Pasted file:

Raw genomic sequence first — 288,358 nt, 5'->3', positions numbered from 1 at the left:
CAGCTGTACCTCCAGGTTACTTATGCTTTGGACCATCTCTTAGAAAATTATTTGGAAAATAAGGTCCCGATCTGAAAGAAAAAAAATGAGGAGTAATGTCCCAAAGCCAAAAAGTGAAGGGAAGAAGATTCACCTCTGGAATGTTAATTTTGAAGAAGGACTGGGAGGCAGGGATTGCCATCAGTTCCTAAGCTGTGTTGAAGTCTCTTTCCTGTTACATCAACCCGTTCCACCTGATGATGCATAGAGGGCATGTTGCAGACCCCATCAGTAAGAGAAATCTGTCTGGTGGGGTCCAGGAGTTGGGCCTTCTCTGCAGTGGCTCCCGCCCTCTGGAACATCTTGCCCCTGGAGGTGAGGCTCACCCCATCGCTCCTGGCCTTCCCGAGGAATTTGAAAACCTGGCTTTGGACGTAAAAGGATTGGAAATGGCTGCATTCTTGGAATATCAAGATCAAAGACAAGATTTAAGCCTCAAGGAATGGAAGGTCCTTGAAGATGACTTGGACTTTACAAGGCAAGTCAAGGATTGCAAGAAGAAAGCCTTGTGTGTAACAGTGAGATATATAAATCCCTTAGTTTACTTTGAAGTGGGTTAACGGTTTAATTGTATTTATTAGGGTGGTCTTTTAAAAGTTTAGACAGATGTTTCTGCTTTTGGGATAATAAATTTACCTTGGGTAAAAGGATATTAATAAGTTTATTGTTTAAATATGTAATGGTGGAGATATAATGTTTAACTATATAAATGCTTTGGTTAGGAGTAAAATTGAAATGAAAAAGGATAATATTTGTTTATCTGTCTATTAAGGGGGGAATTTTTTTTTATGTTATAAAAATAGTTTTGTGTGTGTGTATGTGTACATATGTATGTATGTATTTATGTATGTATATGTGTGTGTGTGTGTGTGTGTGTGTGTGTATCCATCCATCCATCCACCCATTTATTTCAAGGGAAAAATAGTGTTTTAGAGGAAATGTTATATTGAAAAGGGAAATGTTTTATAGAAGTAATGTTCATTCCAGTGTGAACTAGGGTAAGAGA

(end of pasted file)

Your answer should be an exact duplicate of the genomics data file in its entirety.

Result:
Raw genomic sequence first — 288,358 nt, 5'->3', positions numbered from 1 at the left:
CAGCTGTACCTCCAGGTTACTTATGCTTTGGACCATCTCTTAGAAAATTATTTGGAAAATAAGGTCCCGATCTGAAAGAAAAAAAATGAGGAGTAATGTCCCAAAGCCAAAAAGTGAAGGGAAGAAGATTCACCTCTGGAATGTTAATTTTGAAGAAGGACTGGGAGGCAGGGATTGCCATCAGTTCCTAAGCTGTGTTGAAGTCTCTTTCCTGTTACATCAACCCGTTCCACCTGATGATGCATAGAGGGCATGTTGCAGACCCCATCAGTAAGAGAAATCTGTCTGGTGGGGTCCAGGAGTTGGGCCTTCTCTGCAGTGGCTCCCGCCCTCTGGAACATCTTGCCCCTGGAGGTGAGGCTCACCCCATCGCTCCTGGCCTTCCCGAGGAATTTGAAAACCTGGCTTTGGACGTAAAAGGATTGGAAATGGCTGCATTCTTGGAATATCAAGATCAAAGACAAGATTTAAGCCTCAAGGAATGGAAGGTCCTTGAAGATGACTTGGACTTTACAAGGCAAGTCAAGGATTGCAAGAAGAAAGCCTTGTGTGTAACAGTGAGATATATAAATCCCTTAGTTTACTTTGAAGTGGGTTAACGGTTTAATTGTATTTATTAGGGTGGTCTTTTAAAAGTTTAGACAGATGTTTCTGCTTTTGGGATAATAAATTTACCTTGGGTAAAAGGATATTAATAAGTTTATTGTTTAAATATGTAATGGTGGAGATATAATGTTTAACTATATAAATGCTTTGGTTAGGAGTAAAATTGAAATGAAAAAGGATAATATTTGTTTATCTGTCTATTAAGGGGGGAATTTTTTTTTATGTTATAAAAATAGTTTTGTGTGTGTGTATGTGTACATATGTATGTATGTATTTATGTATGTATATGTGTGTGTGTGTGTGTGTGTGTGTGTGTATCCATCCATCCATCCACCCATTTATTTCAAGGGAAAAATAGTGTTTTAGAGGAAATGTTATATTGAAAAGGGAAATGTTTTATAGAAGTAATGTTCATTCCAGTGTGAACTAGGGTAAGAGA